Fernando Damaso, 23 October 2017 — The moving of the remains and mausoleums of Carlos Manuel de Céspedes, the Father of the Nation, and Mariana Grajales, the mother of Maceo, from their original locations to the area near the mausoleum of José Martí, whom we Cubans call the Apostle, and the monolith of the “historical leader” (Fidel Castro), continues to be a topic of discussion among Cubans.
If this transfer had been made before placing the anachronistic monolith in place, when the area belonged mainly to José Martí and other heroes, it might have been acceptable, although this idea of relocating remains, according to the political conveniences of the moment is reprehensible and carries overtones of outdated totalitarianism and socialism.
It recalls the game with the remains of Stalin in Moscow’s Red Square, which were first located next to Lenin inside the latter’s mausoleum and, years later, when the dark side of Stalin’s character was publicly revealed, they were removed and buried near the entrance, with a simple pedestal without a bust.
This move now, whatever they say about it, reflects deep manipulation, perhaps with the aim of attracting visitors to the site and, therefore, as a collateral gain, towards the monolith.
And as if the manipulation was not enough, Dona Mariana is also supposed to be granted the title of “Mother of the Nation,” something that no Mambí (fighter for Cuban independence) gave her nor did any of the veterans of the War of Independence, as if it happened with Carlos Manuel de Cespedes. The greatest title of Doña Mariana’s is that of being the mother of the Maceo, and that of having accompanied them in the first independence struggle: she does not need another.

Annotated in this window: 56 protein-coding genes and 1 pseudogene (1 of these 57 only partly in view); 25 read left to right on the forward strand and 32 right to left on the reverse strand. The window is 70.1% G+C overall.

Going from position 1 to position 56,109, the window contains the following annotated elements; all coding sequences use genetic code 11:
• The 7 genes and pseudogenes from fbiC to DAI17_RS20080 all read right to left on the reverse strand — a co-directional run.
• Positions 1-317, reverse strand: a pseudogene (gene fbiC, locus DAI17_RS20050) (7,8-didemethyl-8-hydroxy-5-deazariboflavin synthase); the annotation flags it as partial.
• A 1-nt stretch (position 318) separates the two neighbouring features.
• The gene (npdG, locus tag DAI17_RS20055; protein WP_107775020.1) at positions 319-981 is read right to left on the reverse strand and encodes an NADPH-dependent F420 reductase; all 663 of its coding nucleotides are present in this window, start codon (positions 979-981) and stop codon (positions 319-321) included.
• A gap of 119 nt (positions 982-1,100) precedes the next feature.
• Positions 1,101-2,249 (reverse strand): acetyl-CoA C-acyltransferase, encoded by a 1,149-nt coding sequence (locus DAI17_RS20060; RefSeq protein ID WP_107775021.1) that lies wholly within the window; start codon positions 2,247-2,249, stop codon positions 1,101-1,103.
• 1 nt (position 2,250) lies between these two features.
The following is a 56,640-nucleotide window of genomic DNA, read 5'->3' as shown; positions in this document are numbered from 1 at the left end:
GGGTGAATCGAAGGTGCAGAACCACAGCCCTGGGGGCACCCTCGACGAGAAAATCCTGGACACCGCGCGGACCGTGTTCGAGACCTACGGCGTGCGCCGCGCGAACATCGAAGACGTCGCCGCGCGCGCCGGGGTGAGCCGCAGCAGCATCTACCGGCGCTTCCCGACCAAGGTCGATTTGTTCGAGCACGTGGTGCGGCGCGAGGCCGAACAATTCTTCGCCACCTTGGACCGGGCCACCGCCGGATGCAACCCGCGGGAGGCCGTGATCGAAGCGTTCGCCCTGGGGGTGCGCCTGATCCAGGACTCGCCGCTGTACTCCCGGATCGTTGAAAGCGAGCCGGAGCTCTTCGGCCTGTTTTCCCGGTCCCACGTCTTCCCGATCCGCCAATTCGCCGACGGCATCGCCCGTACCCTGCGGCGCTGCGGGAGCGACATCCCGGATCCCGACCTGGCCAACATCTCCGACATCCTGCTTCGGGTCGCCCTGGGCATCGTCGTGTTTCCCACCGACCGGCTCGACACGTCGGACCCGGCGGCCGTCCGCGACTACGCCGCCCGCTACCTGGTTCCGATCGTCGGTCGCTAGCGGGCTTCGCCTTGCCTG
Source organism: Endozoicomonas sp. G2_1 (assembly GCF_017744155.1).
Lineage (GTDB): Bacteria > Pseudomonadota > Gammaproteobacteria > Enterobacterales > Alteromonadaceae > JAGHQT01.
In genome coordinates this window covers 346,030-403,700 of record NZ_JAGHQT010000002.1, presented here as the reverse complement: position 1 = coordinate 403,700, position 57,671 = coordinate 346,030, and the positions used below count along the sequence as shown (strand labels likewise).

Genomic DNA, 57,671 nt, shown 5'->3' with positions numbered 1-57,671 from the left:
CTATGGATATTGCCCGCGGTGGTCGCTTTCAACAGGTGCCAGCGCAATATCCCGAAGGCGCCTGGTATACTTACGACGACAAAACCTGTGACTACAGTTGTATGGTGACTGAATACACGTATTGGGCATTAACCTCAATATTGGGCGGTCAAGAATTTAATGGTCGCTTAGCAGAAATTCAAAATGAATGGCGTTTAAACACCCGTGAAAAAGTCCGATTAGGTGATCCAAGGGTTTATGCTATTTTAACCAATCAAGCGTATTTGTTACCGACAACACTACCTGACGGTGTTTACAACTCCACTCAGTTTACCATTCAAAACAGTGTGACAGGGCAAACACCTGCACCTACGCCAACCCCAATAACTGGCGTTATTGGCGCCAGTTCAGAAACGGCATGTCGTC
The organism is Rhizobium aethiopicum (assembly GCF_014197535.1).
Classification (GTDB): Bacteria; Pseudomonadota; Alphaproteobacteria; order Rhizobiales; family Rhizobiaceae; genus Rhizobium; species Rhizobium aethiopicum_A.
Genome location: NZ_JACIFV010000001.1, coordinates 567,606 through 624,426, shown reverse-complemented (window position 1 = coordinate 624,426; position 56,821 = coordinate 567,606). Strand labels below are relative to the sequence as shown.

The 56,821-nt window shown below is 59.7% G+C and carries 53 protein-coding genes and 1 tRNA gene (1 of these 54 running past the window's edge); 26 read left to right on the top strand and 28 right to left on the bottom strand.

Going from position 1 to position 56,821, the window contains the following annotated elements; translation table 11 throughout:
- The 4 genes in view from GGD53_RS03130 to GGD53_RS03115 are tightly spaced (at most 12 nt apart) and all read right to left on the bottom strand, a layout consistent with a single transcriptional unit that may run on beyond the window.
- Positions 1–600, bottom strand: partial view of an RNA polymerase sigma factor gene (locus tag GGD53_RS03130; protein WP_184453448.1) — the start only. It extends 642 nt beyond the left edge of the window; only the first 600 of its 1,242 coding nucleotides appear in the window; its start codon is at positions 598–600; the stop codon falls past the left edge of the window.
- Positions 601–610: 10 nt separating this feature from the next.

They justify this by saying that when she died José Martí sent a wreath of flowers in whose ribbon said “Mother,” is too farfetched like something from the Historian of Havana, who,for a long time. became the historical oracle of the authorities. It would be good to remind him of an opinion from our Apostle: “There is no spectacle, in truth, more odious, than that of servile talents.” (Volume 13, page 158 of his Complete Works).
Although, according to what we were told then, the “historical leader” asked that his name not be given to any public establishment, institution, avenue, street, etc., what is being done now is worse: they are trying to place it, in importance, next to Céspedes and Martí. The Fathers of the Homeland deserve respect.
As if that were not enough, a white stone coffin, with bones brought from the Pantheon of the Veterans, dedicated to the Unknown Mambí Soldier, has now been located in the Hall of the Lost Steps of the National Capitol.
Everything seems to indicate that this funerary addiction will continue.